Jeff Geipel

Mining Local, Sourcing Local: Why companies that take proactive steps to utilize local suppliers will have the edge

Expectations have never been higher for what and how mining activity should contribute to the communities and countries that host it. From Canada’s far north to Sub-Saharan Africa, citizens who live around mining operations want to see benefits in the form of jobs, tax revenue, and economic development.

One of the most effective means that mining companies can utilize to spread the economic benefits of mining activity is to increase the amount of local goods and services they purchase.

The reality is that mining operations won’t be able to contribute to meaningful economic and social development if they exist as enclaves disconnected from the rest of the countries in which they operate. If companies only purchase goods and services from international firms, bypassing local business networks, they will miss out on a valuable opportunity to contribute to local development.

Instead, if mining companies take proactive steps to utilize local suppliers, they will create jobs and raise household incomes, improve skills and access to technology, and help create vital domestic business networks.

It is because of these benefits that increasing backwards supply chain linkages to domestic economies figures prominently in the African Mining Vision, adopted by African heads of state in 2009. Local procurement around natural resource extraction has also been part of development strategies implemented by the World Bank, as well as participation agreements between mining companies and Aboriginal communities in Canada.

Increasing local procurement is also good for mining companies. In the long run, supply chain costs are reduced and delivery times shortened. More importantly, in light of the growing pressure on mining companies to create benefits for citizens, local spending helps companies secure their social license to operate.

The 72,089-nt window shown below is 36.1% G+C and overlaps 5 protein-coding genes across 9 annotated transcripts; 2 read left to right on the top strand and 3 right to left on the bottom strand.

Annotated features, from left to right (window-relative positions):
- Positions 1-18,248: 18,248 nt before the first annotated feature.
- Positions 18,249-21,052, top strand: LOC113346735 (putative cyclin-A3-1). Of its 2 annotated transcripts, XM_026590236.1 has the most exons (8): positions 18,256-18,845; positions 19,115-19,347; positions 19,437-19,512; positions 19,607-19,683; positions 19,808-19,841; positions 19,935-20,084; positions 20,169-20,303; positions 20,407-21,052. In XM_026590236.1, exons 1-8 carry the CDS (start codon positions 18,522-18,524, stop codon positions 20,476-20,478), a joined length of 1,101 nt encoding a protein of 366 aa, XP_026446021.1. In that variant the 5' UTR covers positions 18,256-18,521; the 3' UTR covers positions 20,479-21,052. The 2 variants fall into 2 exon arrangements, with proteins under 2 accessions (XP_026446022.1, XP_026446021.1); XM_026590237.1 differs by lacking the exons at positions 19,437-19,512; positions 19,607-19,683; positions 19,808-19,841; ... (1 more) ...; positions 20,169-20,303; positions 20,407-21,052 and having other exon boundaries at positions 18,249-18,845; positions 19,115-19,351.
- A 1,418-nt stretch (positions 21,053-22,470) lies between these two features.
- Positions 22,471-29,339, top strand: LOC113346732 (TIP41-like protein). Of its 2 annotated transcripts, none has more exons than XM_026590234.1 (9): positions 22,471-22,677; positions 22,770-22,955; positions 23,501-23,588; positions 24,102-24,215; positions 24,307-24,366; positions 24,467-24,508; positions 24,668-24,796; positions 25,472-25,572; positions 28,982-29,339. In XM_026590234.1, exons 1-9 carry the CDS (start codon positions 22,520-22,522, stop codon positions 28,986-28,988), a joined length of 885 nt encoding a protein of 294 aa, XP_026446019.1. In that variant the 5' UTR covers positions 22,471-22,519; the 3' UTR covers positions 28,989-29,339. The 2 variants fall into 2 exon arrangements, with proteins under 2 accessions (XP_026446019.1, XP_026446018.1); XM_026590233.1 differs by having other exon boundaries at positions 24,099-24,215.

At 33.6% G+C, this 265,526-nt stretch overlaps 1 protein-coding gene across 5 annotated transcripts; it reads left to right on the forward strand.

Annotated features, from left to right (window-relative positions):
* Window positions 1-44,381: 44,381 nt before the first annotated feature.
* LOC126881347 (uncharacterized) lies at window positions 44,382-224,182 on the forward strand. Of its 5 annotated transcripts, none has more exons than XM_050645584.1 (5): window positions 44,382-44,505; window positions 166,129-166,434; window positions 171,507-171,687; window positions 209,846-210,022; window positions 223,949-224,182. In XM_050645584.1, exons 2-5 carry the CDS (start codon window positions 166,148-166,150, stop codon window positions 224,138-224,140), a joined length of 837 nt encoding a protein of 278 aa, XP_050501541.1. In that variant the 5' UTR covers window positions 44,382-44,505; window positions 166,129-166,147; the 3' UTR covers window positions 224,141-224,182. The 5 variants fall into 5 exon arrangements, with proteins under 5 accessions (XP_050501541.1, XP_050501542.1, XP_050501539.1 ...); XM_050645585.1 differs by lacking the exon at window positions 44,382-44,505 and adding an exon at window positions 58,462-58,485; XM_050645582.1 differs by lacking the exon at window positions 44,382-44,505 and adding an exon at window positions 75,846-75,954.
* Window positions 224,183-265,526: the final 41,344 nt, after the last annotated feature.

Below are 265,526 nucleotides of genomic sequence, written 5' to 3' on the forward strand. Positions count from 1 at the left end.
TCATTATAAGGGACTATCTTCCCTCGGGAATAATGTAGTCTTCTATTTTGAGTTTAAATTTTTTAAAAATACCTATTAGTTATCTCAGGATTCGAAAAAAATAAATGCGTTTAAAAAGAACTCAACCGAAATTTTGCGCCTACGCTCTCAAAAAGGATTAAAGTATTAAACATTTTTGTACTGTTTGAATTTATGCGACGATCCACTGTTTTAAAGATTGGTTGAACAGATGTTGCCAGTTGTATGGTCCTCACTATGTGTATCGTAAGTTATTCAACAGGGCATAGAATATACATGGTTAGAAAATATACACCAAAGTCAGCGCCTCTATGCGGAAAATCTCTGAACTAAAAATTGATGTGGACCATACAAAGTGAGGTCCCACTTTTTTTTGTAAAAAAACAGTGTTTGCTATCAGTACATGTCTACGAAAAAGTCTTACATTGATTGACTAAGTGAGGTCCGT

There are strong signals that the Canadian mining industry is recognizing the benefits of increased local procurement for their own operations, but more importantly for their host economies.

In a study released recently by the Mining Shared Value Venture, Engineers Without Borders Canada found that Canadian mining companies are increasingly reporting their local procurement. From 2011 to 2012, the number of the 50 largest Canadian mining companies reporting an official local procurement policy tripled, from 4 to 12.

Engineers Without Borders also found that the number of companies providing statistics on local procurement and the number that describing programs being implemented to increase local procurement increased by 25 percent.

A uniform factory in the Democratic Republic of Congo. (Image credit: Engineers Without Borders.)

One example of a program increasing local spending called out in the study is that of Sherritt, the largest partner in the Ambatovy joint venture nickel operation in Madagascar. Sherritt created the Ambatovy Local Business Initiative (ALBI) that includes supplier summits, audits, and training centres for local businesses. Due to these efforts, the Ambatovy mining operation has created the means to buy products like uniforms and shipping pallets from the local community. These purchases have led to increased employment and invaluable skills-building for the domestic economy.

The initiative shows that local procurement can be increased even in very challenging jurisdictions. If a company can source uniforms in Madagascar — one of the least developed countries on earth, and a country undergoing political turmoil — mining companies should be able to develop strategies to locally source supplies and services in many more countries than we’re seeing today.

Despite these promising evolutions, there is still a great deal of work to be done. The majority of Canadian companies, let alone most mining multinationals, do not have systems in place to track the proportion of their spending that goes to local suppliers. EWB also found that only a handful of companies include increasing local procurement as a yearly strategic CSR objective.

It’s time for mining companies to embrace this opportunity to improve the development impacts of mining through an increase in local procurement. This will be good for both the countries that host mining operations, and for an industry feeling the pressure to show the benefits they produce for citizens.

Jeff Geipel is the venture leader for Engineers Without Borders Canada’s Mining Shared Value venture.

This post previously appeared on the Building Markets blog and is reposted with permission. Building Markets recently hosted a panel at the Prospectors and Developers Association of Canada conference with Engineers Without Borders, and is running a blog series about buying local as a means to ending poverty.

mining, supply chains